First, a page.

Many challenges in implementing follow-on study including very limited fundingDifficulty in ensuring attendance for long-term studyInitial phase was carried out in Internet caf; wasnt possible for follow-onBeing a remote partner is difficult

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    Future WorkComplete on-going field study comparison to guided practice with an older youth Seek creative ways to overcome recent licensing of the tutorSeek creative means of funding follow-on workFind other partnershipsLots of demand!English tutors for adults are also in high demand

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    Robotics Course in Ghana

    G. Ayorkor Mills-Tettey, M. Bernardine Dias, Brett Browning and Nathan Amanquah, Teaching technical creativity through Robotics: A case study in

    Ghana, 2007http://www.ri.cmu.edu/pub_files/pub4/mills_tettey_g_ayorkor_2007_1/mills_tettey_g_ayorkor_2007_1.pdf

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    IntroductionSustainable development requires increased diversity in the creators (and consumers) of technologyChallenges to successful technology education in developing communities include limited access to infrastructure, equipment, and expertiseChallenges can be mitigated by creative course design and collaborative partnershipsPartnership with Ashesi University in GhanaCourse was designed and co-taught with Nathan Amanquah head of CS dept.

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    Results & ChallengesDesign philosophy:o Encourage creativity o Use local resourceso Teach technical skillso Teach dissemination skillso Inspire with examples of

    state-of-the-arto Encourage a broad

    understandingo Impact and involve local


    Outcomes:o Knowledge and

    technical creativityo Technical skillso Confidenceo Awareness of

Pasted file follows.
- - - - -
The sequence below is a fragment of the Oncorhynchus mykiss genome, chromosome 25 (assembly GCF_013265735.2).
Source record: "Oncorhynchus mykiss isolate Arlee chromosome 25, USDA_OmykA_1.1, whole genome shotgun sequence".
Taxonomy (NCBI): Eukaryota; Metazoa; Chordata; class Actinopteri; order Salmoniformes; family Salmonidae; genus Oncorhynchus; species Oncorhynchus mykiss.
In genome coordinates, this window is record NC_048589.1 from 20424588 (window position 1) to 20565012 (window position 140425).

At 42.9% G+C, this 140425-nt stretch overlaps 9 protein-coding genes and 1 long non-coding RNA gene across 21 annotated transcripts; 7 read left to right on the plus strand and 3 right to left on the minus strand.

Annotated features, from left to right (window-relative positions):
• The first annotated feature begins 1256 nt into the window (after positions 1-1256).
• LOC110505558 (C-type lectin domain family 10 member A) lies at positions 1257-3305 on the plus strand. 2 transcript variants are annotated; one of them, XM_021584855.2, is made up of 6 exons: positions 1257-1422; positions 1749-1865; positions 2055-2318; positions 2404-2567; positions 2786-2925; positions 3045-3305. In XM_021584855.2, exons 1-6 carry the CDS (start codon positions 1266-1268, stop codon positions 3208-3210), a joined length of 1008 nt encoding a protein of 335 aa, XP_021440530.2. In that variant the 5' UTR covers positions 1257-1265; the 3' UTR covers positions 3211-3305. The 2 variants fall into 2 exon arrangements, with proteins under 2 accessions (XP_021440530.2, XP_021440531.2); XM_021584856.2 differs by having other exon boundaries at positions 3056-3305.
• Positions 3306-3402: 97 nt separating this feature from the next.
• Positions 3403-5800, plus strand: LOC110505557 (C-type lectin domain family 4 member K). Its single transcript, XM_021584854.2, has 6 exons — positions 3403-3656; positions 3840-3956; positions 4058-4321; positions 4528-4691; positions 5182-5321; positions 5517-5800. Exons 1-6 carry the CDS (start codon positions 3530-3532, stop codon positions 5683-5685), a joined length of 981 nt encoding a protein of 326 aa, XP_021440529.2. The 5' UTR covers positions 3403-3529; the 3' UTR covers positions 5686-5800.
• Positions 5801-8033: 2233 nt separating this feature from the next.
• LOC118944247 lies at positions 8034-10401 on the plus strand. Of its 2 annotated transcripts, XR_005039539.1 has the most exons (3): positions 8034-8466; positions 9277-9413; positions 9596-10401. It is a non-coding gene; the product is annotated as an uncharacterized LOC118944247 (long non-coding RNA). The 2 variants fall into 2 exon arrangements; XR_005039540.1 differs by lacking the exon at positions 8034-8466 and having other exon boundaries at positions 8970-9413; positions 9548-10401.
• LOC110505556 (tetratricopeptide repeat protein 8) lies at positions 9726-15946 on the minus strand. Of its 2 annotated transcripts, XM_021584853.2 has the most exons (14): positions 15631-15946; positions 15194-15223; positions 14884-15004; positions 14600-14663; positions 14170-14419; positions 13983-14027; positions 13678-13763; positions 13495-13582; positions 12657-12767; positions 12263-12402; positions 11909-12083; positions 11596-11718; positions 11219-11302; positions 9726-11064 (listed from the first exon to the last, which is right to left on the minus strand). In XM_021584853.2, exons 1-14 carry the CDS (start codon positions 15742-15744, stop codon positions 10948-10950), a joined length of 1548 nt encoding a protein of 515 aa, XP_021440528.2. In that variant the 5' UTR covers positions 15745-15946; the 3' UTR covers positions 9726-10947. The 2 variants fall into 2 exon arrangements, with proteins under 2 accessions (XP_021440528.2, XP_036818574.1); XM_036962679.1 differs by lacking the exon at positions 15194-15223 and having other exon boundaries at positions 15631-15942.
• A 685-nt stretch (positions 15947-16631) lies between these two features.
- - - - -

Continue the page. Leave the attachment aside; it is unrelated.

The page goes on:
research and professional organizations

    o Impact on other academic endeavors

    o External interest

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    Future WorkFind ways to continue to offer the course at Ashesi UniversityDisseminate course to other universities E-Village: Online educational resource for TFDCFind ways to enhance access to professional organizationsAlum start-up company: e-wallet for mobile-phone banking!

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    Agriculture: ChallengesLack of resourcesLack of access to expertsMistrust of technologyChallenges with land ownershipObtaining good market pricesObtaining trustworthy, relevant, and timely informationTransportation and storage

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    Technology Enhanced AgricultureInformation kiosksAutomated soil mappingGM cropsAgricultural toolsOnline training and educational programsCrop protectionStorage and transportation devicesQuality controlSensing and monitoring systems

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    aAQUA Agricultural Portal

    K. Ramamritham, A. Bahuman, S. Duttagupta, C. Bahuman, and S. Balasundaram,Innovative ICT Tools for Information Provision in Agricultural Extension, 2006


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    IntroductionaAQUA: almost All QUestionsAnsweredAgricultural portal in IndiaMain goal to answer questions from farmersUses novel database and information retrieval techniquesExperts provide answers/solutions which are cached for future useFarmers can provide feedback and experts respondPictures and multiple languages are used